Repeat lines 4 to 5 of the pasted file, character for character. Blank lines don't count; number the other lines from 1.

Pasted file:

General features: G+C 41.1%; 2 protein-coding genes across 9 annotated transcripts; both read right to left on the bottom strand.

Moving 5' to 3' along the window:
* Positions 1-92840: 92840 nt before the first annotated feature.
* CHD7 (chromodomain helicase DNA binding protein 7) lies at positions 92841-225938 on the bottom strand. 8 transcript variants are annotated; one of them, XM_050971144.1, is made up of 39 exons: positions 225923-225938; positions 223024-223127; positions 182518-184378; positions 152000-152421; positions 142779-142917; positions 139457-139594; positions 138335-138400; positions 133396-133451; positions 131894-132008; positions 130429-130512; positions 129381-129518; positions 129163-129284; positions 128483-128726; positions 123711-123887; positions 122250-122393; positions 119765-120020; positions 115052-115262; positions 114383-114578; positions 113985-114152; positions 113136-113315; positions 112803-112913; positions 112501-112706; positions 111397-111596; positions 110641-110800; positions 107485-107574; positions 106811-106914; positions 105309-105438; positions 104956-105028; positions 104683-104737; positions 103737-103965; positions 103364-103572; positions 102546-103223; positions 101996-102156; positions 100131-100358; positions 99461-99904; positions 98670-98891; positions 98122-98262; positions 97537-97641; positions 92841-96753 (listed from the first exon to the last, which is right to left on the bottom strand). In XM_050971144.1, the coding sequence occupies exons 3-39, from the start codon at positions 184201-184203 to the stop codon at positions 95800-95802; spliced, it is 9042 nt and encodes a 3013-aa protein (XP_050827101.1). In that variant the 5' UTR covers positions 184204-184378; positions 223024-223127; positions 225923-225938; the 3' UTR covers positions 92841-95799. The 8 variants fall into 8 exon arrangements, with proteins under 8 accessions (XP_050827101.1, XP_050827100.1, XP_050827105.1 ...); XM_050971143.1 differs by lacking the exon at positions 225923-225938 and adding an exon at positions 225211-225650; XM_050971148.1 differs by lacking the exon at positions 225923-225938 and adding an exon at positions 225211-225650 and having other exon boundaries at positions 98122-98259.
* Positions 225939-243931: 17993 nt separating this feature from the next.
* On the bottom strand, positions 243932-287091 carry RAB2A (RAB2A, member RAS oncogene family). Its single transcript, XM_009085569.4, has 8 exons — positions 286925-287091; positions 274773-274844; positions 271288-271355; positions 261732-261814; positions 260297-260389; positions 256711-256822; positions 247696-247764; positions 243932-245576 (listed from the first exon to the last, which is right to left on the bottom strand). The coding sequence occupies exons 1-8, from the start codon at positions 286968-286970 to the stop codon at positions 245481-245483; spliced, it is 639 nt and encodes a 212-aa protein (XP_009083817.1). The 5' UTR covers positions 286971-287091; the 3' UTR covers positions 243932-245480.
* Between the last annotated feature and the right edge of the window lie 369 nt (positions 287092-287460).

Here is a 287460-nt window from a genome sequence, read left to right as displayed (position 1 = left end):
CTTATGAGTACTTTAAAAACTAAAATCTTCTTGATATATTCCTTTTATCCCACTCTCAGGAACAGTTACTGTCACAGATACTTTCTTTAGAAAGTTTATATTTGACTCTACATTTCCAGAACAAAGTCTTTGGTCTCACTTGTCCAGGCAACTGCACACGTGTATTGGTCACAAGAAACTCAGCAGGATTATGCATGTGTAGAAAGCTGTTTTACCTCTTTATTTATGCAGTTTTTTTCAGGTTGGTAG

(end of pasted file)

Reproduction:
* CHD7 (chromodomain helicase DNA binding protein 7) lies at positions 92841-225938 on the bottom strand. 8 transcript variants are annotated; one of them, XM_050971144.1, is made up of 39 exons: positions 225923-225938; positions 223024-223127; positions 182518-184378; positions 152000-152421; positions 142779-142917; positions 139457-139594; positions 138335-138400; positions 133396-133451; positions 131894-132008; positions 130429-130512; positions 129381-129518; positions 129163-129284; positions 128483-128726; positions 123711-123887; positions 122250-122393; positions 119765-120020; positions 115052-115262; positions 114383-114578; positions 113985-114152; positions 113136-113315; positions 112803-112913; positions 112501-112706; positions 111397-111596; positions 110641-110800; positions 107485-107574; positions 106811-106914; positions 105309-105438; positions 104956-105028; positions 104683-104737; positions 103737-103965; positions 103364-103572; positions 102546-103223; positions 101996-102156; positions 100131-100358; positions 99461-99904; positions 98670-98891; positions 98122-98262; positions 97537-97641; positions 92841-96753 (listed from the first exon to the last, which is right to left on the bottom strand). In XM_050971144.1, the coding sequence occupies exons 3-39, from the start codon at positions 184201-184203 to the stop codon at positions 95800-95802; spliced, it is 9042 nt and encodes a 3013-aa protein (XP_050827101.1). In that variant the 5' UTR covers positions 184204-184378; positions 223024-223127; positions 225923-225938; the 3' UTR covers positions 92841-95799. The 8 variants fall into 8 exon arrangements, with proteins under 8 accessions (XP_050827101.1, XP_050827100.1, XP_050827105.1 ...); XM_050971143.1 differs by lacking the exon at positions 225923-225938 and adding an exon at positions 225211-225650; XM_050971148.1 differs by lacking the exon at positions 225923-225938 and adding an exon at positions 225211-225650 and having other exon boundaries at positions 98122-98259.
* Positions 225939-243931: 17993 nt separating this feature from the next.